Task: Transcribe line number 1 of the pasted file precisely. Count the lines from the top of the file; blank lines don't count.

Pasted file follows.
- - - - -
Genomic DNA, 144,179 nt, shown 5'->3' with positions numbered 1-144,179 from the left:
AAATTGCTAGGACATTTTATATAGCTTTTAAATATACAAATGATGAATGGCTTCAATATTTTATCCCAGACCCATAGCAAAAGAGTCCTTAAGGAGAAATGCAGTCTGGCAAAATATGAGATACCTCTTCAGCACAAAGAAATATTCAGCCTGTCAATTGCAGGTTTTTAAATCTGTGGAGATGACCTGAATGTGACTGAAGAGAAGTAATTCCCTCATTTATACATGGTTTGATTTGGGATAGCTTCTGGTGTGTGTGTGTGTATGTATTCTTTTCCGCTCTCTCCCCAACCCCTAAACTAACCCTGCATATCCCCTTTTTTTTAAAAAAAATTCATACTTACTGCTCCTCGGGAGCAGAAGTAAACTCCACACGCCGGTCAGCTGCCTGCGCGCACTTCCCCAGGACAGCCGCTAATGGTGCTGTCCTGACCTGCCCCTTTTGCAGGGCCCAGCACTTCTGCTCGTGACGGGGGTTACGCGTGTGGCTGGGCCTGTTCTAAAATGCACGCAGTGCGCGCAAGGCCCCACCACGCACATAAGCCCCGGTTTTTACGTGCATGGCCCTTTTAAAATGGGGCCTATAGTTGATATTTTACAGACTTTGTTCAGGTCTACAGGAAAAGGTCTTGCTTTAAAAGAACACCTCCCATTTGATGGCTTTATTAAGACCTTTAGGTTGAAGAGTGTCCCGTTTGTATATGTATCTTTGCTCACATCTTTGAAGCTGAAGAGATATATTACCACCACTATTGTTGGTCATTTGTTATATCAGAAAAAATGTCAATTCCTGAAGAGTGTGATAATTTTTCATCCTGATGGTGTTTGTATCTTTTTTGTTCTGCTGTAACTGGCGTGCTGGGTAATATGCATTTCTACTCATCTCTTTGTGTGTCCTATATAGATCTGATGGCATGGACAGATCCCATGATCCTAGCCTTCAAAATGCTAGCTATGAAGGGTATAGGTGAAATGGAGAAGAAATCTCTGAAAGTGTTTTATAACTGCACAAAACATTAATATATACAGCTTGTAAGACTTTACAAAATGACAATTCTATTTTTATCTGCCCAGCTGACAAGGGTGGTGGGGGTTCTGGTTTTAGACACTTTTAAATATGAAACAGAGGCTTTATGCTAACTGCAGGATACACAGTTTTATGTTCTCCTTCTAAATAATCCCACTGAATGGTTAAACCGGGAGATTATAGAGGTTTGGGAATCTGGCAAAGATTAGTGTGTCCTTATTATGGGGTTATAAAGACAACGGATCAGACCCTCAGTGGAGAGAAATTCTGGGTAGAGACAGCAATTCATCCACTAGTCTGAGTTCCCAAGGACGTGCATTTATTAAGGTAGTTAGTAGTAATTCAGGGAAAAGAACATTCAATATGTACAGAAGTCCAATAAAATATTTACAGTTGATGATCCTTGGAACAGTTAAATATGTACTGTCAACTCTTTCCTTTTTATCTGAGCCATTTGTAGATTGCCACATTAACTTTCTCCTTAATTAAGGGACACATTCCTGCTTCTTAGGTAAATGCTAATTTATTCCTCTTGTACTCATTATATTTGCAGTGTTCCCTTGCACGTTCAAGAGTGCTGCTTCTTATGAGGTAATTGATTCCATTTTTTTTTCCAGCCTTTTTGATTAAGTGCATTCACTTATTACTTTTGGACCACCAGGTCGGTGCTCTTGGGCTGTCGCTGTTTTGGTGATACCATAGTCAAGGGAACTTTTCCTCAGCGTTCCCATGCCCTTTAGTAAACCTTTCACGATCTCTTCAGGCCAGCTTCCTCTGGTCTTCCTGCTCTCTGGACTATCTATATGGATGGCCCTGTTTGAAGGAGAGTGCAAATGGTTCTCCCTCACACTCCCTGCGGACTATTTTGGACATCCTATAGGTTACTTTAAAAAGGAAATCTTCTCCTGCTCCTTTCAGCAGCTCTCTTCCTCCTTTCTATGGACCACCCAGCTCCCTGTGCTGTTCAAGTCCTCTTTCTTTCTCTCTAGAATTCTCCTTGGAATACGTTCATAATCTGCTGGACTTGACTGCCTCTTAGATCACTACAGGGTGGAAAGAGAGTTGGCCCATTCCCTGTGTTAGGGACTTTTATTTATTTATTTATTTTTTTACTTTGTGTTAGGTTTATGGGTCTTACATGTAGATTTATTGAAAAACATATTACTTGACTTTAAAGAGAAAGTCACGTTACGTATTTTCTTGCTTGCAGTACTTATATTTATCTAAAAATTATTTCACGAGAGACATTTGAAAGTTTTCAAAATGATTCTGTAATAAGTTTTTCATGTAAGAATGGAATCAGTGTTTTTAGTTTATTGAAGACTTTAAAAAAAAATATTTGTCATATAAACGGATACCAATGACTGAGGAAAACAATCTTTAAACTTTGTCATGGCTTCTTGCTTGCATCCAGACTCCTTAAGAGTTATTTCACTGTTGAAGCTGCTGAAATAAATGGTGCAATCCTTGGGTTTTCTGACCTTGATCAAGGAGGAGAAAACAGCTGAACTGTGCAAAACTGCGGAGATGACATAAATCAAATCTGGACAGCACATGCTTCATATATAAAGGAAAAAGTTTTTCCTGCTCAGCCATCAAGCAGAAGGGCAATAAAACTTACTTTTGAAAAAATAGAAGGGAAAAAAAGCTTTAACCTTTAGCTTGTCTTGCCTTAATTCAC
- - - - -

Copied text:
Genomic DNA, 144,179 nt, shown 5'->3' with positions numbered 1-144,179 from the left: